Volvo Trucks starts selling heavy hybrid trucks

As part of the Volvo Group’s focus on hybrid vehicles, Volvo Trucks is now commencing sales of heavy hybrid trucks, under the name Volvo FE Hybrid, to customers in selected European markets. The hybrid trucks permit fuel savings of up to 30 percent and will be used primarily in distribution and refuse operations in an urban environment.

“Our new Volvo FE Hybrid is a fantastic high-tech truck, which has already created a large amount of interest. It’s clear that there is a great demand for heavy hybrids,” says Claes Nilsson, President of Volvo Trucks’ Europe Division.
The application of hybrid technology is best suited to densely populated areas, which involve the highest incidence of vehicle starts and stops.

Volvo FE Hybrid is referred to as a parallel hybrid, which is a technology entailing that energy from the diesel engine and electric motor is used either simultaneously or independently of each other. The technology switches automatically between the two power sources. Volvo’s hybrid technology has also been developed to maximize recycling of energy generated from braking. No extra charging from external sources is required.

“The hybrid truck whispers its way around the streets, which improves the environment for the residents and, of course, for the people who operate the vehicle every day. During acceleration, the noise level is half that of a conventional diesel truck,” says Claes Nilsson.

Depending on the driving cycle, the Volvo FE Hybrid can cut fuel and carbon dioxide emissions by between 15 and 20 per cent. In addition, using the electric compactor on the hybrid refuse trucks, up to 30 per cent can be saved.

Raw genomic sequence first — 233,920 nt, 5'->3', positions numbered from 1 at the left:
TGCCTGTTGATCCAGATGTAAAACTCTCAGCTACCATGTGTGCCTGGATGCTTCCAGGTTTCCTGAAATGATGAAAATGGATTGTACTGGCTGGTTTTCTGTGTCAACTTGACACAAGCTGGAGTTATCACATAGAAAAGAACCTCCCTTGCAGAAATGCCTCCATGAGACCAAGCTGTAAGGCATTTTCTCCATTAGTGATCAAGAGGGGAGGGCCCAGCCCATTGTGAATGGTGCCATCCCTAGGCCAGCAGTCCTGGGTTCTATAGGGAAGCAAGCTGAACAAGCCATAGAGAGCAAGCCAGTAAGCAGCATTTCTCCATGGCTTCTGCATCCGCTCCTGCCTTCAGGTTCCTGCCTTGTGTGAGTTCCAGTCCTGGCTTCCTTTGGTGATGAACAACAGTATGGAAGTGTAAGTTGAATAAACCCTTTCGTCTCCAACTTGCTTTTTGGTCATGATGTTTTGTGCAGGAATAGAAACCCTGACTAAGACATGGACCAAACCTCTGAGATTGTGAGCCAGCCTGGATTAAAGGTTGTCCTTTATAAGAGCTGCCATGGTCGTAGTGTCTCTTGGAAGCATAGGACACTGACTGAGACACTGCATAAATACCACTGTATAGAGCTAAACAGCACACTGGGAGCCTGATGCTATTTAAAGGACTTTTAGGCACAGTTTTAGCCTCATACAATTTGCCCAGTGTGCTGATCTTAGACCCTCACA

“Our ability to initiate hybrid production is tremendously inspiring and important for our continuing product development, since some form of hybrid technology will be used for most trucks in the future. Hybrid operation is definitely a key piece in the puzzle when endeavoring to achieve energy-efficient transport,” says Claes Nilsson.

The trucks will initially be produced in a limited series of about 100 vehicles, starting in June. These trucks will be delivered during the period 2011 to 2013 to customers in 13 selected European markets. Sales may be extended to additional markets in the longer term.

The trucks will be manufactured in limited series production since the advanced hybrid technology requires customised production solutions. Battery technology is also constantly evolving. This means that the company’s after sales organisation is being trained in parallel to provide the right service to customers. To ensure the right level of quality and service, field tests have been held with a number of Volvo customers since spring 2008.

The Volvo Group has invested in the development of hybrid vehicles for several years. Volvo Buses launched serial production of hybrid buses at its plant in Poland in 2010.

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